Superfund sites are properties that are designated by the federal government as contaminated by hazardous substances. This designation then makes these sites eligible for cleanup funds. Depending on the history of the property the federal government may seek to have the land owner that was responsible for the contamination pay the cleanup costs, or they may opt to clean up the property themselves using a Superfund trust fund.
The Escambia Wood Treating Company Superfund Site has a long and involved history and is known for making the headlines on numerous occasions. It was at one time the location for the historical, residential relocation project of a predominately minority community, which screamed social injustice. It was also a major news headliner when two investors were able to purchase two parcels of the superfund property at a County auction, which came as a great surprise to county officials, especially the parcel that was offered for sale on eBay. And then of course, it continued to make headlines as details of the toxic groundwater plume and contaminated soil, which gives the property its prominent superfund status, were investigated and reported.
The headline that circulated recently in government and business circles asked “Is a Superfund site safe for a jail?” I didn’t struggle with the question. Yes, a Superfund site that had been cleaned to the required regulatory levels for future development was safe for a jail. Maybe the question should have been, not would it be safe for a jail, but how will community advocates with an emotional history for this site react? Were it not proposed as a new jail location, but perhaps a building that a community advocate could have their name on the side of, then I suspect it would have been better received. I can’t blame a city council member or community advocate for not wanting a monument sporting their name at the entrance to a new jail and taking credit for placing this underutilized and stigmatized property back in use. Emotion and vanity ruled the day, and this 30 or more acres of cleaned industrial land was deemed to sit vacant until the next best opportunity comes along.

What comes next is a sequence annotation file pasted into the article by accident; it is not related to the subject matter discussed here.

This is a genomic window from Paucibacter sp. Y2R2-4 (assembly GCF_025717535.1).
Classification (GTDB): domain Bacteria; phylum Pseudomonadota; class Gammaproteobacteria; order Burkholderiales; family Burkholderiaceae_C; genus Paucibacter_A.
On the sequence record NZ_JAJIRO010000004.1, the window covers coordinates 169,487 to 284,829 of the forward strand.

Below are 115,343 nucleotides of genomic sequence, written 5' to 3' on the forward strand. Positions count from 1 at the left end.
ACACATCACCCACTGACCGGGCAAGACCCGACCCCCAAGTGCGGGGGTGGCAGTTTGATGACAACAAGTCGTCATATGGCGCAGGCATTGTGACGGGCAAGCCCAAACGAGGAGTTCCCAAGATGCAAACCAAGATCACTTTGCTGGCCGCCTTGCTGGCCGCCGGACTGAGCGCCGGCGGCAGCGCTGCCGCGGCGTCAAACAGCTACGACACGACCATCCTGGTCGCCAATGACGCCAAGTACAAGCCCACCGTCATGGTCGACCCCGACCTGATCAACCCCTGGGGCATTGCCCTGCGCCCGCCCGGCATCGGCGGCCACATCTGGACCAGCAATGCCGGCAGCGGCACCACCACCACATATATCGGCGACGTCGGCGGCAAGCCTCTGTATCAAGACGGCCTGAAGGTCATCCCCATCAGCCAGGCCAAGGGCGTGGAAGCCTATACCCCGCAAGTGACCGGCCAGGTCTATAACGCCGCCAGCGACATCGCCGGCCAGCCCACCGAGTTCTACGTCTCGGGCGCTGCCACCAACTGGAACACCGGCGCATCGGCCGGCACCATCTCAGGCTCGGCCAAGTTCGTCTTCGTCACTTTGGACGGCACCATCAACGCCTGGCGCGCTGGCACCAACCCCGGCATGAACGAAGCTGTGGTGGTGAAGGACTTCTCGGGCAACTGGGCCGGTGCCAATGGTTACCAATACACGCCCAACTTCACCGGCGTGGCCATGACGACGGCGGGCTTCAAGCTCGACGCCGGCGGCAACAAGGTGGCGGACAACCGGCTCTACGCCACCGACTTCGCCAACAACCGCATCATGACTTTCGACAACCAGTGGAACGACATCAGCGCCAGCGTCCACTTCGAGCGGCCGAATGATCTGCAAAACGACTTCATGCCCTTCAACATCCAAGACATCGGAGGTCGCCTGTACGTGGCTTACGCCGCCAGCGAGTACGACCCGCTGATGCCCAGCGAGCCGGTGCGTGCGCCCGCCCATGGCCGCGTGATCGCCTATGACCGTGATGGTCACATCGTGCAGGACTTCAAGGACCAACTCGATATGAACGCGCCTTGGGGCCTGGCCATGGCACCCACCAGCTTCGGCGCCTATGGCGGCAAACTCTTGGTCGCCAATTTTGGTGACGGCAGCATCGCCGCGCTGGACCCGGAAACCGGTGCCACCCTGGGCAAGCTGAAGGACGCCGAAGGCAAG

There were never going to be community gardens, playgrounds, a cool mixed use development, or anything with even a hint of a residential component to it on this Superfund site. It’s industrial land and it was cleaned to industrial standards, after all, it was a former wood treating company. Any future redevelopment would have strict environmental and institutional controls. Meaning very limited exposure to the grounds and zero exposure to ground water. According to Eric Spalvins, Remedial Project Manager, EPA Superfund Division, “EPA has spent about $35 million on remediation and about $35 million on the relocation”, Spalvins added that ”as the Superfund site stands now, a person working there in a commercial environment has a one in one million chance that their risk of cancer will increase” And furthermore, “that using this property as a jail will result in less exposure than the typical scenario.” This Superfund site is shovel ready for new construction, and yet like so much of the other government owned property in Escambia County and Pensacola, it remains vacant.
The City of Pensacola had at one time worked with owners of a manufacturing and distribution plant to relocate to this site. This required the federal government conveying the land to the state, to then be conveyed to the local government. There was no playbook for government officials to process a Superfund site transfer, it had never been done before in the state of Florida, and as such, federal and state officials were too afraid to take charge, so the conveyance didn’t happen. The distribution company found a new location and Pensacola lost jobs. If this site had been redeveloped into a manufacturing and distribution center it would have meant people reporting to work every day. Walking from their cars into the building several times a day, employees, customers and clients. But place a prison on this site, where inmates have no freedom to wander outside and suddenly it’s not a good idea, in spite of its number 1 ranking and affordability, County officials voted against the use 4 -0.
The Pensacola News Journal reported that “the relocation was the 3rd largest permanent Superfund relocation in the nation’s history, and in total about 70 acres of land in the center of Pensacola have stood largely abandoned ever since.” That relocation will haunt the redevelopment of this site and ironically have it remain as a vacant memorial to the residential community that was once housed there. We in Pensacola are living in the past every time we refer to the relocation project. It’s a painful memory but it shouldn’t keep us from moving forward. It’s a shovel ready industrial parcel. Let’s not get in our own way, again, and may others learn from our story.
About Cynthia Cannon, AICP – Cynthia is based in Pensacola, Florida and joined SVN | SouthLand Commercial in 2015. She has spent more than 20 years as a certified land use planner, in both the public and private sectors. She is now leveraging her skill set to specialize in retail and government related real estate. If you would like to contact her, you can call her at 850-610-8340, or email her at [email protected] You can also follow Cynthia on Twitter at @CCannonCRE.
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